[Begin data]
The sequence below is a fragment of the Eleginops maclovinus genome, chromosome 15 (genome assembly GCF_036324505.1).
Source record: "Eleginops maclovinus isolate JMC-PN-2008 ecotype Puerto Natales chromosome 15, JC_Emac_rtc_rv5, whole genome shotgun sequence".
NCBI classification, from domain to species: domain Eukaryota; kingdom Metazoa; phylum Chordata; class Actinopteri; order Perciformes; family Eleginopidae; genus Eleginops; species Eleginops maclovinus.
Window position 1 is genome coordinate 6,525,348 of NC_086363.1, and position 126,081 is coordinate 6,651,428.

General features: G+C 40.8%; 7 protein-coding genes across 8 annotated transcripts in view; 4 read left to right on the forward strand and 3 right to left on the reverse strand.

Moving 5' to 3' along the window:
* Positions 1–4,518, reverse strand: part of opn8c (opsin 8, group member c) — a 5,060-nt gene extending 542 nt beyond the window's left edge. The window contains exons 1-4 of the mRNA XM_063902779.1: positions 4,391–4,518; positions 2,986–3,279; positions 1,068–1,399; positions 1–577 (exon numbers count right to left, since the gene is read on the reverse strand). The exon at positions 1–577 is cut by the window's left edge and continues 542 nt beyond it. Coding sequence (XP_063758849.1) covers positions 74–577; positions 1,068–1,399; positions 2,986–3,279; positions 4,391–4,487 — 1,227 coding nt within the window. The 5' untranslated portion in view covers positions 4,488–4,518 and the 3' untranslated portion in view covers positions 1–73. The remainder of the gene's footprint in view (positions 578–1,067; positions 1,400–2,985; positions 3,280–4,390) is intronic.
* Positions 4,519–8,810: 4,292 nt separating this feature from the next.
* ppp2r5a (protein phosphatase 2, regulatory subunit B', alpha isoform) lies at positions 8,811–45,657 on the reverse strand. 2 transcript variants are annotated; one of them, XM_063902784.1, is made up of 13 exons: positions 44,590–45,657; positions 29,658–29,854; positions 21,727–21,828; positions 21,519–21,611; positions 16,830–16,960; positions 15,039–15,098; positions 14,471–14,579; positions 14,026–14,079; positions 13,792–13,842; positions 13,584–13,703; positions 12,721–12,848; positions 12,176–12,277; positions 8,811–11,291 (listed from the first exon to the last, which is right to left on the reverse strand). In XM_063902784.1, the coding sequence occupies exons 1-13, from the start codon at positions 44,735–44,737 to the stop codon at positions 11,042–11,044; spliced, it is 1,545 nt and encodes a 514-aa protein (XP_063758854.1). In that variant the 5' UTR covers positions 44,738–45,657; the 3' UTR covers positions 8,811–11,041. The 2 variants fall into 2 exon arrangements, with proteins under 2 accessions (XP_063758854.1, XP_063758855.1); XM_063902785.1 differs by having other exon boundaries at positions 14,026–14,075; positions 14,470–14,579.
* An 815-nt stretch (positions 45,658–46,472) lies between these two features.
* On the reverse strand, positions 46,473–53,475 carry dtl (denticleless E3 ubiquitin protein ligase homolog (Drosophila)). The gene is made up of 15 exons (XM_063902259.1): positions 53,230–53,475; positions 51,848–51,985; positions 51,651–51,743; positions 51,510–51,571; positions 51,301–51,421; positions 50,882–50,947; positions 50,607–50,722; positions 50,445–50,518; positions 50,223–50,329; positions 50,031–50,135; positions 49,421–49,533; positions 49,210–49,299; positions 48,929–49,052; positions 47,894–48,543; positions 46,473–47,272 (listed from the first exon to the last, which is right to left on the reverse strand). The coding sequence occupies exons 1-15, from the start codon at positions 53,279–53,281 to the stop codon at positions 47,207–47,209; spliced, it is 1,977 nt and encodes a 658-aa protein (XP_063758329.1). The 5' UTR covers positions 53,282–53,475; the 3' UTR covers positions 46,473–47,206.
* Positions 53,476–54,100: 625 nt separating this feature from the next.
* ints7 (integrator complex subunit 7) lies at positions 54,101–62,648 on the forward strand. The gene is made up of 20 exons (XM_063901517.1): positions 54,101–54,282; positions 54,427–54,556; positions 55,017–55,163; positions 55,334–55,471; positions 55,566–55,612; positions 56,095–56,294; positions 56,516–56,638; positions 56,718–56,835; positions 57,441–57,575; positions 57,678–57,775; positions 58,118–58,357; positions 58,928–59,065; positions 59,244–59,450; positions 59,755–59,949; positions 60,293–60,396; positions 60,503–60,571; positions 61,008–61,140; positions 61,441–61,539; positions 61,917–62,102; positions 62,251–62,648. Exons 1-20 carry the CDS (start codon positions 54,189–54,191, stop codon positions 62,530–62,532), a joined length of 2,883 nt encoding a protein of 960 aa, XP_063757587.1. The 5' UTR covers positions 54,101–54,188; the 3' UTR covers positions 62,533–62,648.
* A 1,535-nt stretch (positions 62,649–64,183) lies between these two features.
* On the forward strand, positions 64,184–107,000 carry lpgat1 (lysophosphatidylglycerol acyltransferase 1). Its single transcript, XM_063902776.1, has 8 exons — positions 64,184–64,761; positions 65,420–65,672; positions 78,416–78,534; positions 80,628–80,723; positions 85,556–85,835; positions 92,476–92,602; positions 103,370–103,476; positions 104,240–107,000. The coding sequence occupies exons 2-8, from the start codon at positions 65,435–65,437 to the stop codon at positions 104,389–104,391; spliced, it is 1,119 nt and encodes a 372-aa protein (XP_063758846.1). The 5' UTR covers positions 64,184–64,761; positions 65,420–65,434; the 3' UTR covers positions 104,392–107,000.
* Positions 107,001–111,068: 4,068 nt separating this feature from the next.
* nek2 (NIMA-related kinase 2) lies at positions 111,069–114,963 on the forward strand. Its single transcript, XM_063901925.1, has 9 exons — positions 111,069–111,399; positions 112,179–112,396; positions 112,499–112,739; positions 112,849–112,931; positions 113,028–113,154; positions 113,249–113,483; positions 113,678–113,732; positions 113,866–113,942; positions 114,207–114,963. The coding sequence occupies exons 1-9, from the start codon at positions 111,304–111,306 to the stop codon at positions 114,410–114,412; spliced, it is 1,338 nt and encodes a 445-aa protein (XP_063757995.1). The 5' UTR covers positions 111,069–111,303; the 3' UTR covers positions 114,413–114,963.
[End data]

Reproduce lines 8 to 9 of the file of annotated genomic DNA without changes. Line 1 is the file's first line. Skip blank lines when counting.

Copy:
* Positions 4,519–8,810: 4,292 nt separating this feature from the next.
* ppp2r5a (protein phosphatase 2, regulatory subunit B', alpha isoform) lies at positions 8,811–45,657 on the reverse strand. 2 transcript variants are annotated; one of them, XM_063902784.1, is made up of 13 exons: positions 44,590–45,657; positions 29,658–29,854; positions 21,727–21,828; positions 21,519–21,611; positions 16,830–16,960; positions 15,039–15,098; positions 14,471–14,579; positions 14,026–14,079; positions 13,792–13,842; positions 13,584–13,703; positions 12,721–12,848; positions 12,176–12,277; positions 8,811–11,291 (listed from the first exon to the last, which is right to left on the reverse strand). In XM_063902784.1, the coding sequence occupies exons 1-13, from the start codon at positions 44,735–44,737 to the stop codon at positions 11,042–11,044; spliced, it is 1,545 nt and encodes a 514-aa protein (XP_063758854.1). In that variant the 5' UTR covers positions 44,738–45,657; the 3' UTR covers positions 8,811–11,041. The 2 variants fall into 2 exon arrangements, with proteins under 2 accessions (XP_063758854.1, XP_063758855.1); XM_063902785.1 differs by having other exon boundaries at positions 14,026–14,075; positions 14,470–14,579.